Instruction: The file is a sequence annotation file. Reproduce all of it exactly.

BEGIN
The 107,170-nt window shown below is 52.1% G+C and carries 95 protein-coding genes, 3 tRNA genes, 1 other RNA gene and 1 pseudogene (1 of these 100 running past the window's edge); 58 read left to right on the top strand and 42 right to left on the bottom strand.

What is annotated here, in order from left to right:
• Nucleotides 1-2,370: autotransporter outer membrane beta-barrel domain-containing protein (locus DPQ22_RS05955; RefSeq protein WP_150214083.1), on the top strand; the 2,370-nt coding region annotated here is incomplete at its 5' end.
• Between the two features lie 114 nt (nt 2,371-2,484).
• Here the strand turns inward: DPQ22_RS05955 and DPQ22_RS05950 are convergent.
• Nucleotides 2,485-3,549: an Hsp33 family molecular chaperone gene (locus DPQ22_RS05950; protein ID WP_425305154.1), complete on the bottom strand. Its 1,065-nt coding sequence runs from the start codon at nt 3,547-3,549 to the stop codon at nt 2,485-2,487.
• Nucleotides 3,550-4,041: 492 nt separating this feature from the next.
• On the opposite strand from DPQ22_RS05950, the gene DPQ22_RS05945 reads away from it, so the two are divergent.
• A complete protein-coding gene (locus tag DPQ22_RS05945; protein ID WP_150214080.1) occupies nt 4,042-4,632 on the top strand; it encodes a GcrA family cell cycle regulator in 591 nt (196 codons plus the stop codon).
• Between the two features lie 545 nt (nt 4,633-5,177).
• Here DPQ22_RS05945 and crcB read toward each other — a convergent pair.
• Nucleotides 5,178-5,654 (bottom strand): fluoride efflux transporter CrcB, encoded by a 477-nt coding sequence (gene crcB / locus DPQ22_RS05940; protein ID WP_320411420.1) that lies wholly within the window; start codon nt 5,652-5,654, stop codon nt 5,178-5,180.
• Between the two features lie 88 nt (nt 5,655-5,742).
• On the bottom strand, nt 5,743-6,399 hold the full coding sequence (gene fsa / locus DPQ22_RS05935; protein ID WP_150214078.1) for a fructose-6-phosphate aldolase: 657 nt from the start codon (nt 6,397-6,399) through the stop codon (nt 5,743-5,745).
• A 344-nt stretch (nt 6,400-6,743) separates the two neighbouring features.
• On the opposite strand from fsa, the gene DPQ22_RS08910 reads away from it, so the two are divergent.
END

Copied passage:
The 107,170-nt window shown below is 52.1% G+C and carries 95 protein-coding genes, 3 tRNA genes, 1 other RNA gene and 1 pseudogene (1 of these 100 running past the window's edge); 58 read left to right on the top strand and 42 right to left on the bottom strand.

What is annotated here, in order from left to right:
• Nucleotides 1-2,370: autotransporter outer membrane beta-barrel domain-containing protein (locus DPQ22_RS05955; RefSeq protein WP_150214083.1), on the top strand; the 2,370-nt coding region annotated here is incomplete at its 5' end.
• Between the two features lie 114 nt (nt 2,371-2,484).
• Here the strand turns inward: DPQ22_RS05955 and DPQ22_RS05950 are convergent.
• Nucleotides 2,485-3,549: an Hsp33 family molecular chaperone gene (locus DPQ22_RS05950; protein ID WP_425305154.1), complete on the bottom strand. Its 1,065-nt coding sequence runs from the start codon at nt 3,547-3,549 to the stop codon at nt 2,485-2,487.
• Nucleotides 3,550-4,041: 492 nt separating this feature from the next.
• On the opposite strand from DPQ22_RS05950, the gene DPQ22_RS05945 reads away from it, so the two are divergent.
• A complete protein-coding gene (locus tag DPQ22_RS05945; protein ID WP_150214080.1) occupies nt 4,042-4,632 on the top strand; it encodes a GcrA family cell cycle regulator in 591 nt (196 codons plus the stop codon).
• Between the two features lie 545 nt (nt 4,633-5,177).
• Here DPQ22_RS05945 and crcB read toward each other — a convergent pair.
• Nucleotides 5,178-5,654 (bottom strand): fluoride efflux transporter CrcB, encoded by a 477-nt coding sequence (gene crcB / locus DPQ22_RS05940; protein ID WP_320411420.1) that lies wholly within the window; start codon nt 5,652-5,654, stop codon nt 5,178-5,180.
• Between the two features lie 88 nt (nt 5,655-5,742).
• On the bottom strand, nt 5,743-6,399 hold the full coding sequence (gene fsa / locus DPQ22_RS05935; protein ID WP_150214078.1) for a fructose-6-phosphate aldolase: 657 nt from the start codon (nt 6,397-6,399) through the stop codon (nt 5,743-5,745).
• A 344-nt stretch (nt 6,400-6,743) separates the two neighbouring features.
• On the opposite strand from fsa, the gene DPQ22_RS08910 reads away from it, so the two are divergent.